Trimurti – Brahma, Shiva, and Vishnu
The sculptural relief shown in the image is on the exterior wall of the Hoysaleswara Temple and is one of the rare depictions in which all the three Gods of the Hindu Trinity are shown side-by-side. Shiva, the destroyer, is at the center, flanked by Vishnu, the preserver, to his left, and Brahma, the creator, is to his right. According to Hindu mythology, the combination of these three Gods bring balance and stability to the universe.
As you can see, the Trimurti are wearing elegant dresses and stylish jewelry, including necklaces, anklets, armbands and udiyana (waistband). They are also wearing the yajnopavita, a looped thread sacred to Hindus worn across the chest from the left shoulder to the waist. There are two beautifully carved female figures – presumably their consorts – on either side of each God.
This is an unusual depiction of Shiva. His incarnations carry a variety of objects that include trishula (trident), shula (sharp knife), kapala danda (staff with a skullcup), ghanta (bell), and damaru (drum-like musical instrument). Often, he is shown with a serpent (nāga) around his neck.
In this depiction, Shiva has four arms and two of which are partly broken. One of his left hands carry a japamāla (prayer beads), and one of his right hands carry a damaru, a drum-like instrument.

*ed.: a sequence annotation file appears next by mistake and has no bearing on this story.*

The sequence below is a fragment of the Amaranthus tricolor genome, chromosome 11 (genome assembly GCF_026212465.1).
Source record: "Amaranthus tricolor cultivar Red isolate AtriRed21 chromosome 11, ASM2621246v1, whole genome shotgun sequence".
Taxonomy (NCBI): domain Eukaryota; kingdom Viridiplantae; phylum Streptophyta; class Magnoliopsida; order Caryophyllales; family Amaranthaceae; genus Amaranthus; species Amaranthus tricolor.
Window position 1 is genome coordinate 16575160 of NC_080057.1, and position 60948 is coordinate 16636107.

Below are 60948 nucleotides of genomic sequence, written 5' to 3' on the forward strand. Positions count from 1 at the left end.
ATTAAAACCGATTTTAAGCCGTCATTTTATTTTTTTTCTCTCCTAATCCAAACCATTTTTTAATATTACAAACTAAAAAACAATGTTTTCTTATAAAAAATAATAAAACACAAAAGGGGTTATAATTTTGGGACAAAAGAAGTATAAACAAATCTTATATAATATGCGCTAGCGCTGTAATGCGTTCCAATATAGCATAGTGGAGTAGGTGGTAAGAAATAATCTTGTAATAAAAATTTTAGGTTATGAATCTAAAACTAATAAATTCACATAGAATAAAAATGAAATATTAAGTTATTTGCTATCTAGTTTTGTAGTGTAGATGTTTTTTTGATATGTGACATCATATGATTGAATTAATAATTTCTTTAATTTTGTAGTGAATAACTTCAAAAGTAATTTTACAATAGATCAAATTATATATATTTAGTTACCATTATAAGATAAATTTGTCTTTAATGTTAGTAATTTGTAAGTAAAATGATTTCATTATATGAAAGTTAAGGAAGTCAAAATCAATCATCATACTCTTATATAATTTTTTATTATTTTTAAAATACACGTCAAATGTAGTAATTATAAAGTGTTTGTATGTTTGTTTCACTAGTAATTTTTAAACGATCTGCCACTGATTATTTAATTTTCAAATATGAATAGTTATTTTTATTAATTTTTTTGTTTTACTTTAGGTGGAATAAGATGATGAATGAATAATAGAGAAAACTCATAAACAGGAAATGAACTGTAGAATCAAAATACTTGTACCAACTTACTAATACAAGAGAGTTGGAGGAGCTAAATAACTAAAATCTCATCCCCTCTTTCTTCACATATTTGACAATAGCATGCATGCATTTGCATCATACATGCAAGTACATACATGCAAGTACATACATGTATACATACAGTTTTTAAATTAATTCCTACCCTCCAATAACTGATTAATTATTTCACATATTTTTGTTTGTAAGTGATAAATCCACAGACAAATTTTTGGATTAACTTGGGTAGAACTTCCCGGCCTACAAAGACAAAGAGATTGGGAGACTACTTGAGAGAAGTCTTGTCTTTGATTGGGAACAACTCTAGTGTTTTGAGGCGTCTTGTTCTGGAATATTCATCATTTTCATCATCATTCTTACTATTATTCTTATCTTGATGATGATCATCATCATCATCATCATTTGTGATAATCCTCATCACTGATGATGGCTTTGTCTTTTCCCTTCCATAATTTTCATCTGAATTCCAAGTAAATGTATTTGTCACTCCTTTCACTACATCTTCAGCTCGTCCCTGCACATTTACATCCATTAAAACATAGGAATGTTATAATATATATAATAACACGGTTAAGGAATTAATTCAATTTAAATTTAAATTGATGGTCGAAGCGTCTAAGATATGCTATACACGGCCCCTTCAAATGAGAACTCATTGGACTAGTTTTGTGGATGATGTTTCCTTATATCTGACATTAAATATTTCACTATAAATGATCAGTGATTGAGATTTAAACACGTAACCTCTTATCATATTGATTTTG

As you can see from the image, Brahma has three heads (the assumption is that the fourth head [facing east] is not visible), and four arms, two on each side.
He is carrying a spoon (used for pouring ghee into the yagna pyre) and japamāla (prayer beads) with his two right hands, One of his left hands is missing and likely carried a kamandala (water jug). The other left hand carries a book (Vedas).
Although Brahma is the creator in Hindu mythology, he is not worshiped as widely as Vishnu or Shiva. There are very few temples dedicated to Brahma in the world. The Brahma Temple in Prambanan (in Yogyakarta, Indonesia) is one of the few temples dedicated to Brahma. The other well-known Brahma Temple is in Pushkar, Rajasthan, India.
Vishnu, the preserver, is typically depicted as a man with four arms, each holding one of the following four objects:
- Shanka : It is a conch shell named Panchajanya that emerged as a by-product during the Samudra Manthana. It was responsible for the creation of the panchabhootas (five elements), which are: water, fire, earth, and sky. When blown, it produces a giant primeval sound.
- Chakra: It is a disc-like weapon with serrated edges named Sudarshana (which means a good view). When fired, it spins and moves with a rapid force to destroy evil and then returns to Vishnu.
- Gadaa: It is a mace named Kaumodaki and represents strength
- Padma: It is a sacred lotus flower that represents beauty, purity, and evolution
The order in which Vishnu holds his objects vary. With four hands, there are a total of 24 combinations, and sometimes a combination indicates a particular form of Vishnu.
Vishnu has ten standard avatars. For a list and explanation of them, check the Dashavatara (Ten incarnations of Vishnu) mural painted on the ceiling of the Virupaksha Temple in Hampi.
– Belur Chennakeshava Temple
— Bracket Figures, Navaranga, Garbhagriha Outer Wall
– Kappe Chennigaraya Shrine
– Somanathapura Keshava Temple
Badami Chalukya Temples
– Badami, Cave – 1, Cave – 2, Cave – 3, Cave – 4
– Durga Temple at Aihole
– Hampi Virupaksha Temple Murals
Khmer Temples in Cambodia
– Angkor Wat, Angkor Wat Bas-Reliefs, Banteay Srei, Angkor Thom, Ta Prohm, Bayon
Monuments in Indonesia
– Prambanan Temples, Prambanan Bas-Reliefs
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